Texas Audit Information

This information was updated in July 2014 using the Texas Election Code (TEC) current through August 2013.

State Summary

The audit law in Texas was originally passed in 1987, and later amended in 1993, 1997 and 2011. All items on the ballot are audited.

 

All statutes cited below can be found in Title 8, Chapter 127.

 

Additional instructions regarding audits from the Texas Secretary of State are available in the Election Advisory No. 2008-09(3)(d).

Transparency: 

No statutory requirement that audits be conducted publicly

No statutory requirement that audit results and data be made public

No statutory guidance allowing observers to verify ballot marks

 

While candidates and their appointed representatives are allowed to observe, there are no provisions that mention their ability to verify ballot marks. See Section 127.201, “Partial Count of Electronic Voting System Ballots by General Custodian,” Subsection (b).

 

While appointed observers are allowed, there is also no mention of the general public's ability to attend, and no requirement for the time and location of the audit to be publicly announced.

Voting Systems Used: 

Mixed paper ballot and DREs without VVPAT

 

For more details, visit Verified Voting.

Binding: 

No statutory guidance binding audit results on election results

 

The statutes do not stipulate whether the results are binding upon the official election results.

Addressing Discrepancies and Continuing the Audit: 

Statutes specify criteria to expand the audit (up to a full recount)

 

Election Advisory 2012-03, Subsection (d)(xi) provides that "If there are discrepancies in the audit, the election official shall continue its audit until it determines the cause of the discrepancy."

Audit Comprehensiveness: 

No statutory guidance for either early, absentee or provisional ballots

No statutory guidance for ballots counted by hand on election day to be included in audit

Additional Targeted Samples: 

No statutory guidance for additional targeted samples

Contests and Issues Audited: 

Every contest and ballot issue voted on the ballot is audited

Primary elections audited

Local election contests audited

Statewide election contests audited

Federal election contests audited

 

There are two statutes that inform which contests are to be audited.

 

The first more general statute requires that the general custodian of election records conduct an audit for all items on the ballot in the precincts randomly selected by the Secretary of State. See TEC 127.201(a).

 

However, for certain elections – general elections for state and county officers, primary elections, or any election with proposed state constitutional amendments or statewide ballot measures – the Secretary of State selects three contests and three ballot items for a more focused audit, and notifies the general custodian that these are the contests to be audited. See TEC 127.201(b).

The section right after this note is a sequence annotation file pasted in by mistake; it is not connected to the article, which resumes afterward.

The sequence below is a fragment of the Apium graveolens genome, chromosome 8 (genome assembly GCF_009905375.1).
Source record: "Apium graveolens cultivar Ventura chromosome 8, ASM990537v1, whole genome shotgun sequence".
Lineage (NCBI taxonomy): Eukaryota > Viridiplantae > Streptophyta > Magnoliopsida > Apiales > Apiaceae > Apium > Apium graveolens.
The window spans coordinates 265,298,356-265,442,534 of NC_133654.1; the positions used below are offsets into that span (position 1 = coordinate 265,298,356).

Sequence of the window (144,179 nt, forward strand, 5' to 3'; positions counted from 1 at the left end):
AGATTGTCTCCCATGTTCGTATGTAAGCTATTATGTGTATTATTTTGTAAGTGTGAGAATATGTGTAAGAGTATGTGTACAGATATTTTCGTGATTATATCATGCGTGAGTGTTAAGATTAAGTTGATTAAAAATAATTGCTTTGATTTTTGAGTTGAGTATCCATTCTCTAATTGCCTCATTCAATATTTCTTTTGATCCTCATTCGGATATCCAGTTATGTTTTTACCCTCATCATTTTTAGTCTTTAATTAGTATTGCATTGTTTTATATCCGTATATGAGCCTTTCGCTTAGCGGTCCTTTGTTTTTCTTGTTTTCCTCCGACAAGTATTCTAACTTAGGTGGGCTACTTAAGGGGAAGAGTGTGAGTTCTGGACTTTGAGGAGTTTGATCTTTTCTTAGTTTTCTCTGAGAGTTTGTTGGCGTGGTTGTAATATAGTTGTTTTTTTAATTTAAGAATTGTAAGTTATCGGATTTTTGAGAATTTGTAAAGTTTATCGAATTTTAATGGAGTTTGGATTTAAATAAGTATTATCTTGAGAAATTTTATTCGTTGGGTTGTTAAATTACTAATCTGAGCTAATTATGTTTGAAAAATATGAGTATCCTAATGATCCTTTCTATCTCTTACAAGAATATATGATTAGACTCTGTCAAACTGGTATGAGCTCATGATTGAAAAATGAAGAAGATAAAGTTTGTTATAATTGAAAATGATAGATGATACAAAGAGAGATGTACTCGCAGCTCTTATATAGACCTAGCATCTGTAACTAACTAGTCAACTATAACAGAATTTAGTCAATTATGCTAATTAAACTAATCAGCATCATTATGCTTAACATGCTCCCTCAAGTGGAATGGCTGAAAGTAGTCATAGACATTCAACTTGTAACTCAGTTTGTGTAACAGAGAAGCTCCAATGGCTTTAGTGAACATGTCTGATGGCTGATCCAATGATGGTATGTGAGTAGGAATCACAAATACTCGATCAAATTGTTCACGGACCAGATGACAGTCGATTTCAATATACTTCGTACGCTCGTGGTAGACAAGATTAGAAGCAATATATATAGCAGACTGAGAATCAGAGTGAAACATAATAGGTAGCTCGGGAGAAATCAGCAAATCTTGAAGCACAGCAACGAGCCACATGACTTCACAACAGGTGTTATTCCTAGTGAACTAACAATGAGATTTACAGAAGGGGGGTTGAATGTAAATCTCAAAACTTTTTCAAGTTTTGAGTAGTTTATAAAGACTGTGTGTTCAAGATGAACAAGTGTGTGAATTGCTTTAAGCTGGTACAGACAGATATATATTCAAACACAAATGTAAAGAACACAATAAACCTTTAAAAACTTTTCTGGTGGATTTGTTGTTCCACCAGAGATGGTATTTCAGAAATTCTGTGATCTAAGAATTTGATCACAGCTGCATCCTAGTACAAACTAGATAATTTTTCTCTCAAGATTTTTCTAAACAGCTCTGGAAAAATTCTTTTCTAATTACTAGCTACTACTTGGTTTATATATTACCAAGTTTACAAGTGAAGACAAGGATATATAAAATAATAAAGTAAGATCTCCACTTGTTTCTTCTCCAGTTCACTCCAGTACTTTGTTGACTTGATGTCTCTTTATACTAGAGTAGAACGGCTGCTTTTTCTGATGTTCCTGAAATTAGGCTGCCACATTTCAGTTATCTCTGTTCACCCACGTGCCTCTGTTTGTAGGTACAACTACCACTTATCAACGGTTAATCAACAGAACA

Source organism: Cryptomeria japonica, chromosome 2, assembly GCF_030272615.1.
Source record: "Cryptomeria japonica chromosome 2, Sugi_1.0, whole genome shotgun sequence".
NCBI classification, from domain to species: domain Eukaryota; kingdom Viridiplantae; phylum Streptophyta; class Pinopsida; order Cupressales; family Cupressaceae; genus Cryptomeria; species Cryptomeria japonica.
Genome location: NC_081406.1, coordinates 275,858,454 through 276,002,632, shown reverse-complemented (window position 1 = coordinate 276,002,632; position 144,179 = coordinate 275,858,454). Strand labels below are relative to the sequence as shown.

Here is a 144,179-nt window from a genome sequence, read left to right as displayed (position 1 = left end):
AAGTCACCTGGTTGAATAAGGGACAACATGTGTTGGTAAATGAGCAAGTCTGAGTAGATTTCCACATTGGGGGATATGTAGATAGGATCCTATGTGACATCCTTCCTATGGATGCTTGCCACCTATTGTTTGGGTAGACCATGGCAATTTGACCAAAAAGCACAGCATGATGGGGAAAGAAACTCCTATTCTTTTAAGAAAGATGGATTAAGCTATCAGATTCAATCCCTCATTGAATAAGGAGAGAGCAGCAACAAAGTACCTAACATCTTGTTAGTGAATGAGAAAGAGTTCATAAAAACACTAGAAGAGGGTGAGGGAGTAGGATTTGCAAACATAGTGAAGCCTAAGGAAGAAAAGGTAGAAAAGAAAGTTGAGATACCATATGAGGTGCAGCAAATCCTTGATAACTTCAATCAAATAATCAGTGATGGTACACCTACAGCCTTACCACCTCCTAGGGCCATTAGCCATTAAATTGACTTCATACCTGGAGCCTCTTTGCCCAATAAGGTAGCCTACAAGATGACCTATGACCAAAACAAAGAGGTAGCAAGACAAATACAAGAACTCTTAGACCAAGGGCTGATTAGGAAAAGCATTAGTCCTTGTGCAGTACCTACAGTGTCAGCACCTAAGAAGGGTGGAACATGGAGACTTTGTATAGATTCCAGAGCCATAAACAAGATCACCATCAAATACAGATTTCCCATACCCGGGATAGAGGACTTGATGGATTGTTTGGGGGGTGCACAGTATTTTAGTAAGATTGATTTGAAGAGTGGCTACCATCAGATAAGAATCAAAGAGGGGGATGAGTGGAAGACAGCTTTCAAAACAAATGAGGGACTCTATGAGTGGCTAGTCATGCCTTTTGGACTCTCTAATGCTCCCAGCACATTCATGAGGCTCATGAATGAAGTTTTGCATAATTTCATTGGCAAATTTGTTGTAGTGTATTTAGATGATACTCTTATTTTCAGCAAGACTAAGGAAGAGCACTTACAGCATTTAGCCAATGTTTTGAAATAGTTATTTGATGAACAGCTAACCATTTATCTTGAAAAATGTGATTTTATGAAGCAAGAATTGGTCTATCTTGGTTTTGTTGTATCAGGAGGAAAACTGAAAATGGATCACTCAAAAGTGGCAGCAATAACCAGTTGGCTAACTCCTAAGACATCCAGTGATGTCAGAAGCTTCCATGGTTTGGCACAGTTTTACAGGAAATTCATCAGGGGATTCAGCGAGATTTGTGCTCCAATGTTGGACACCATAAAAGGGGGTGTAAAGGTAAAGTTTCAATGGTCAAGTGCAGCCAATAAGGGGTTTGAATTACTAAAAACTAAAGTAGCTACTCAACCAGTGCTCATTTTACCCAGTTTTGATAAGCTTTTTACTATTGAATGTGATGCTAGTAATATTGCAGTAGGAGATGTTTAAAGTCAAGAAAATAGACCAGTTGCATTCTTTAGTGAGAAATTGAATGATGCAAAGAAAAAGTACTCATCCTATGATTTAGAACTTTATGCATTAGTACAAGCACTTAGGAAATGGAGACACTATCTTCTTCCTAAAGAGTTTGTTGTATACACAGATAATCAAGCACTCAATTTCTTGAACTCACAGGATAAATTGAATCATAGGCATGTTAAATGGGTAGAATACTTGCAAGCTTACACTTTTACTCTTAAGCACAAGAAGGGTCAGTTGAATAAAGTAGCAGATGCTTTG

The law clearly states that this second audit, from Subsection (b), is not simply an additional audit but supersedes the Subsection (a) audit.

Type of Audit Units: 

Precincts/districts

 

A manual count is to be conducted in at least 1% of election precincts, "or in three precincts, whichever is greater." The audit is only conducted in those precincts using electronic voting systems. See TEC 127.201(a).

Additionally, the Secretary of State may select additional "any portion of any number of ballots from any precinct in which the electronic voting system was used" for auditing at their discretion. See TEC 127.202, “Count of Electronic Voting System Ballots by Secretary of State.”

Counting Method: 

Hand count only

 

See TEC 127.201(a).

 

Although Texas' law specifies a manual audit, in reality a very large number of precincts in Texas use direct-recording electronic machines (DREs) without a voter-verified paper audit trail (VVPAT), meaning that no hand count of ballots or VVPATs can be conducted in those precincts. The audit statute explicitly provides that the hand count requirement does not apply where DREs are used. See TEC 127.201(g).

 

Oversight and Conduct of Audit:

The audit is conducted by the general custodian of election records. Oversight is handled by the Secretary of State.

 

Timeline for Audit:

The audit must begin within 72 hours after the polls close, and be completed not later than the 21st day after election day. See TEC127.201(a).

Regarding optional audits by the Secretary of State, "The count may be conducted at any time during the period for preserving the applicable precinct election records." See TEC 127.202(b).